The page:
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During its March 2022 GPU Technology Conference (GTC) this week, Nvidia unveiled Isaac Nova Orin, a computing and sensor architecture powered by the company’s Jetson AGX Orin hardware. Nvidia says that Isaac Nova Orin comes with “all the compute and sensor hardware needed to design, build, and test autonomy” in autonomous mobile robots (AMRs) — types of robots that can understand and move through their environment without being overseen directly by an operator.
Warehousing and logistics organizations among others apply AMRs to tasks that’d be harmful to — or not possible for — teams of human workers. Using AI, compute, and a sophisticated set of sensors, AMRs can carry heavy loads while dynamically assessing and responding to their surroundings — assisting with tasks including locating, picking, and moving inventory.
An IDC survey found that over 70% of order fulfillment operations and warehouses that deploy AMRs have experienced double-digit improvement in KPIs like cycle time, productivity, and inventory efficiency. (Cycle time refers to the amount of time a team spends actually working on producing an item until the item is ready for shipment.) That’s perhaps why the global AMR market was worth roughly $1.67 million in 2020, according to Fortune Business Insights, and projected to growth to $8.7 billion by 2028.
Isaac Nova Orin and Jeston AGX Orin
Isaac Nova Orin, which will be available later this year, pairs two Jetson AGX Orin units to deliver up to 550 TOPS of power. In hardware, TOPS — which stands for “trillions of operations per second” — indicates how many computing operations, or basic math problems, a chip can handle over a short period of time. As my former colleague Jeremy Horowitz notes, TOPS, while often touted in marketing materials, aren’t necessarily the best way to measure a chip’s capabilities. But Nvidia is spotlighting Isaac Nova Orin’s other features, like its ability to process data in real time from up to six cameras, three lidars, and eight ultrasonic sensors from an AMR.
Over-the-air software management support is “preintegrated” in Isaac Nova Orin and the hardware is “calibrated and tested to work out of the box,” Nvidia says. Isaac Nova Orin includes tools necessary to simulate the robot as well as software modules designed to accelerate perception and navigation tasks and map different robots’ environments.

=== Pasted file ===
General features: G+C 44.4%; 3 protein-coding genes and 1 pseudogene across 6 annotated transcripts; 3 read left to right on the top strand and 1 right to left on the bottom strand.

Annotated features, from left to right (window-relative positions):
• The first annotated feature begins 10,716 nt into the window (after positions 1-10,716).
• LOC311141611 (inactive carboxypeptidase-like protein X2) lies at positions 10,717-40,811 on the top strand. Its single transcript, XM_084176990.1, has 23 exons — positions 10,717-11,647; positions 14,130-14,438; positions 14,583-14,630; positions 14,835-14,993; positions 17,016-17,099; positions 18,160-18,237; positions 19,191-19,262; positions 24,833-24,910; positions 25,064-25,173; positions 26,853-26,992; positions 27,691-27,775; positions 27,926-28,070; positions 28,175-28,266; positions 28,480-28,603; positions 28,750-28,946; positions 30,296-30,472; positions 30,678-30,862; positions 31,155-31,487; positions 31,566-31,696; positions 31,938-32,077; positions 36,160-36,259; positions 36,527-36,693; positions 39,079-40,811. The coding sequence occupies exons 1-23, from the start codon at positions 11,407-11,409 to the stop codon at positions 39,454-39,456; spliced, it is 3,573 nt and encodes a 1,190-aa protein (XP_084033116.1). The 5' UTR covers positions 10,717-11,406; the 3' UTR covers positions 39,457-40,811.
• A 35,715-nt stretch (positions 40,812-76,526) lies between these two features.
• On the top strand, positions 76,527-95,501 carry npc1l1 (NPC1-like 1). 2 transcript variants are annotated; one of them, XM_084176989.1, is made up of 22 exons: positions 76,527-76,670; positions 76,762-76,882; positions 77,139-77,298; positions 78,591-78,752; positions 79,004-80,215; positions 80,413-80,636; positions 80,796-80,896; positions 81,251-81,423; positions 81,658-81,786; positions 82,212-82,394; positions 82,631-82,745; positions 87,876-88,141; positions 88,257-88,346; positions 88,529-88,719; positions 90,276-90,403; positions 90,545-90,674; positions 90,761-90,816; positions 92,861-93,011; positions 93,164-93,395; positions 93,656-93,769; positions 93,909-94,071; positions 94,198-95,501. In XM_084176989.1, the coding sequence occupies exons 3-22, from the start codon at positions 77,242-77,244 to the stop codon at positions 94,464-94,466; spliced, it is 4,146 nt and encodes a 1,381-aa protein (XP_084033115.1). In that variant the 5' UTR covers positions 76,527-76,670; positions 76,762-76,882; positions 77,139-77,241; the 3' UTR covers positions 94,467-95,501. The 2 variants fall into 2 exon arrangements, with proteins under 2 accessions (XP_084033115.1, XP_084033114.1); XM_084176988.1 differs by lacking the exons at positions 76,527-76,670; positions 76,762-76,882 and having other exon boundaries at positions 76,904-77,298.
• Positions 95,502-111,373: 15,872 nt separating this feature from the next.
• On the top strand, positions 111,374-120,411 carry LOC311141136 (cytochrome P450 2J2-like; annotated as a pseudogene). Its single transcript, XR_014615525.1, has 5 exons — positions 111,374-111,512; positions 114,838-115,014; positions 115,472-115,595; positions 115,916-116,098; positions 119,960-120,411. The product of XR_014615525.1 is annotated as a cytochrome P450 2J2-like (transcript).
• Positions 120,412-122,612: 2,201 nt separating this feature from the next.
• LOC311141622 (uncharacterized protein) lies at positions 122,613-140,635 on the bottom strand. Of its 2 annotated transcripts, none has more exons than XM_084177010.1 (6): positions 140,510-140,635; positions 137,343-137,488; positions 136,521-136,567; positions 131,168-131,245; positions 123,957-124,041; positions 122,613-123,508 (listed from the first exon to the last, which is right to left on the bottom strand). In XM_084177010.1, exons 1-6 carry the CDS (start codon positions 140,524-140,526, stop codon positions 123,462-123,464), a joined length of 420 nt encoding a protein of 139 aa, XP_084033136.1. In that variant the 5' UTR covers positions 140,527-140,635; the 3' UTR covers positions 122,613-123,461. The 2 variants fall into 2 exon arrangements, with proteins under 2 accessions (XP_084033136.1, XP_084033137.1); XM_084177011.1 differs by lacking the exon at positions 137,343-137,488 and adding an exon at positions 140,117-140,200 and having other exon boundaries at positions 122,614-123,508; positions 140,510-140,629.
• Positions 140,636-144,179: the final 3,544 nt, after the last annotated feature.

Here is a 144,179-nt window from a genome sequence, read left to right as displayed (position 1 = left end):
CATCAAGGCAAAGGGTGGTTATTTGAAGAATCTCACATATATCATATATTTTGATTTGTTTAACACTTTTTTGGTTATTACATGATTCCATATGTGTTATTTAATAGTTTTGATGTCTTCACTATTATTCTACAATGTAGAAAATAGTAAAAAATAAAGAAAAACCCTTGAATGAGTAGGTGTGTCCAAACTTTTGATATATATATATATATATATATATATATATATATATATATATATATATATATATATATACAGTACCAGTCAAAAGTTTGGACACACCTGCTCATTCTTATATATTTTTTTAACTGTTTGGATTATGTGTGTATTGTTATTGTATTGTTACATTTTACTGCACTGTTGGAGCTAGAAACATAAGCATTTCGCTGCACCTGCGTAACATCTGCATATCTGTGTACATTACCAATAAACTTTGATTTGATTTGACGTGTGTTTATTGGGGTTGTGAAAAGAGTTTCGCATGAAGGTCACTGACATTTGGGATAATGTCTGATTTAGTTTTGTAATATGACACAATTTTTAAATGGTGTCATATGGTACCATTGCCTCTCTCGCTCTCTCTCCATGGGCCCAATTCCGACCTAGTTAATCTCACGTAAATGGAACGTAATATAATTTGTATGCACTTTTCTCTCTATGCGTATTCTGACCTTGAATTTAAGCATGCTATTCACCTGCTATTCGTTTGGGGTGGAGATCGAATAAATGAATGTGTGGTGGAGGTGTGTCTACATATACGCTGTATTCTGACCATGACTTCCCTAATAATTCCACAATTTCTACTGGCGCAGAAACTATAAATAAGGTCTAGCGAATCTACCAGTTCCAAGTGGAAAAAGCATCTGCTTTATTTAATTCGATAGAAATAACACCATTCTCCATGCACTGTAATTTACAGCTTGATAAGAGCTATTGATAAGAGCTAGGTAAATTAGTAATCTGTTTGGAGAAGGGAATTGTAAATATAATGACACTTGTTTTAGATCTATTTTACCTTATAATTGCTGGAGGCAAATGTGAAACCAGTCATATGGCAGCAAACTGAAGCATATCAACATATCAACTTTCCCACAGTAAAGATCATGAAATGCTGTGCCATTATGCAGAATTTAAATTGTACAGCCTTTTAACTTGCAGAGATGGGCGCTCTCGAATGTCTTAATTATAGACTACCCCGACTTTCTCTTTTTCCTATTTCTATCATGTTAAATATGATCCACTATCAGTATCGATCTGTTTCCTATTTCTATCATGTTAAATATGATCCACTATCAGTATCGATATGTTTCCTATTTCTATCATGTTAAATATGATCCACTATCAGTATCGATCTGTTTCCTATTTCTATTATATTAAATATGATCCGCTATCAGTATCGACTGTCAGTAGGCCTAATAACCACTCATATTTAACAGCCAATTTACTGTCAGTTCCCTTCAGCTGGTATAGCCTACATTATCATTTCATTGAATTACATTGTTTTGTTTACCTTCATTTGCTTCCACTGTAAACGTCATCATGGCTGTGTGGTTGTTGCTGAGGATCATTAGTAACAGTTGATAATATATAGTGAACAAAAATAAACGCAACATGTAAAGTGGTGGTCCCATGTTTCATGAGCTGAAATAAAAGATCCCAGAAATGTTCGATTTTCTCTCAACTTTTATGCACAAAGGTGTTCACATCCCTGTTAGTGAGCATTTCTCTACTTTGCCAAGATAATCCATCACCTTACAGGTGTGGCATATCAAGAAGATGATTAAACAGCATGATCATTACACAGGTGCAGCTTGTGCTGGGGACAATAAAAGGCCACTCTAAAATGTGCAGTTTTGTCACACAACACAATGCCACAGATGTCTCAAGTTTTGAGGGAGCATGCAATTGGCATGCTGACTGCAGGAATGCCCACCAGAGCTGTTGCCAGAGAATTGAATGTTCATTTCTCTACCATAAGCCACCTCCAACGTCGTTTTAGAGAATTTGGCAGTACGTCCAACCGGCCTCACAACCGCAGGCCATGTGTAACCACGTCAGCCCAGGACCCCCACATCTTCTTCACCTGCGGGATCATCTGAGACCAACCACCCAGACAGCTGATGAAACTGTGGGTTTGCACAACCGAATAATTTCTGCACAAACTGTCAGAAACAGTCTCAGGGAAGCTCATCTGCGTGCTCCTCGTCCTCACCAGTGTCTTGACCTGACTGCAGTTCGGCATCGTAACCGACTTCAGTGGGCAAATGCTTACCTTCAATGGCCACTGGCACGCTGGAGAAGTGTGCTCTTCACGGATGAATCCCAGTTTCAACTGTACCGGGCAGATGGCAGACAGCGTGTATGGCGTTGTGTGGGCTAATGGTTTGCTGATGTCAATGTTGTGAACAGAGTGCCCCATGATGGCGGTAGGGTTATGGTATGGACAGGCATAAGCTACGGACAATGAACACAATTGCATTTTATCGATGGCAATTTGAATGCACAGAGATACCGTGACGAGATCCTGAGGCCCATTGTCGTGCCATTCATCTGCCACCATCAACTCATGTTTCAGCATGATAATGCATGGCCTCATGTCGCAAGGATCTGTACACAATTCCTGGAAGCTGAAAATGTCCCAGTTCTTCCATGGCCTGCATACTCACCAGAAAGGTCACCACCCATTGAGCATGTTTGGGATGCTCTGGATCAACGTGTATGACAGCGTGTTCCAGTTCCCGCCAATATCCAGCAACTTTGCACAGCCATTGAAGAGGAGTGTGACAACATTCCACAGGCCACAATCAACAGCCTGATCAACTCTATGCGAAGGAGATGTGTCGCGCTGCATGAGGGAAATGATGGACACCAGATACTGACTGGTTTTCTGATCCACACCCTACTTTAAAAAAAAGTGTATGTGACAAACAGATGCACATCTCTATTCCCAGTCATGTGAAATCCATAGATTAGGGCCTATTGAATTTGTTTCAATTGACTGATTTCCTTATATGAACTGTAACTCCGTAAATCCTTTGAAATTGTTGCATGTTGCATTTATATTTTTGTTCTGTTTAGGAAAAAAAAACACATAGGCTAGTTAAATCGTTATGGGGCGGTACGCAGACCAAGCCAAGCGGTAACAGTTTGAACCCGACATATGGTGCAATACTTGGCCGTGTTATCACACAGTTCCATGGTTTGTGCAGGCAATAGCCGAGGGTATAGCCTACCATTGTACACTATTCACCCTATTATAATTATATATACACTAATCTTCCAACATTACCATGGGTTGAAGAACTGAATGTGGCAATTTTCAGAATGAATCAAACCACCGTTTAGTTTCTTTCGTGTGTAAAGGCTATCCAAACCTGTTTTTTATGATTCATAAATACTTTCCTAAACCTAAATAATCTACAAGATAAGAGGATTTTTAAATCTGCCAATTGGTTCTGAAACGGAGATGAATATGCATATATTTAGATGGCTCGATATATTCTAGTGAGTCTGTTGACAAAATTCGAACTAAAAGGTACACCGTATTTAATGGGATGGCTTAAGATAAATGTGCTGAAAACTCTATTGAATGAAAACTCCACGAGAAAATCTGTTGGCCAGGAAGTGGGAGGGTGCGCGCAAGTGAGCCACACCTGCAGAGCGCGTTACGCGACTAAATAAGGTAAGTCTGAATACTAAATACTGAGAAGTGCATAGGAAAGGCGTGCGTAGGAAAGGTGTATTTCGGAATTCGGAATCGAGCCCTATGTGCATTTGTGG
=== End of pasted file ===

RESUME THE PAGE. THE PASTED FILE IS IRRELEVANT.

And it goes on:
Alongside Isaac Nova Orin, Nvidia announced that the Jetson AGX Orin developer kit, which the company first detailed in November, is now available to customers for purchase. Readers will recall that Jetson AGX Orin delivers 275 TOPS of compute power and features Nvidia’s Ampere architecture GPU, Arm Cortex-A78AE CPUs, AI and vision accelerators, and high-speed chip-to-chip interfaces.
Microsoft, John Deere, Amazon, Hyundai, and JD.com are among the early adopters of Jetson AGX Orin. Developer kits start at $1,999, and production modules will be available in Q4 2022 for $399.
“As AI transforms manufacturing, healthcare, retail, transportation, smart cities and other essential sectors of the economy, demand for processing continues to surge,” Deepu Talla, VP of embedded and edge computing at Nvidia, said in a press release. “A million developers and more than 6,000 companies have already turned to Jetson. The availability of Jetson AGX Orin will supercharge the efforts of the entire industry as it builds the next generation of robotics and edge AI products.”
With Isaac Nova Orin and Jetson AGX Orin, Nvidia is competing for a slice of the rapidly growing edge computing segment. Generally speaking, “edge computing” encompasses computing and storage resources at the location where data is produced, including on — or near — AMRs. STL Partners recently estimated that the edge computing addressable market will grow from $10 billion in size in 2020 to $543 billion in 2030.
Edge computing offers several advantages compared with cloud-based technologies, but it isn’t without challenges. Keeping data locally means more locations to protect, with increased physical access allowing for different kinds of cyberattacks. (Some experts argue the decentralized nature of edge computing leads to increased security.) And compute is limited at the edge, which restricts the number of tasks that can be performed.
Even so, Gartner predicts that more than 50% of large organizations will deploy at least one edge computing application to support the internet of things or immersive experiences by the end of 2021, up from less than 5% in 2019. The number of edge computing use cases could jump even further in the upcoming years, with the firm expecting that more than half of large enterprises will have at least six edge computing use cases deployed by the end of 2023.
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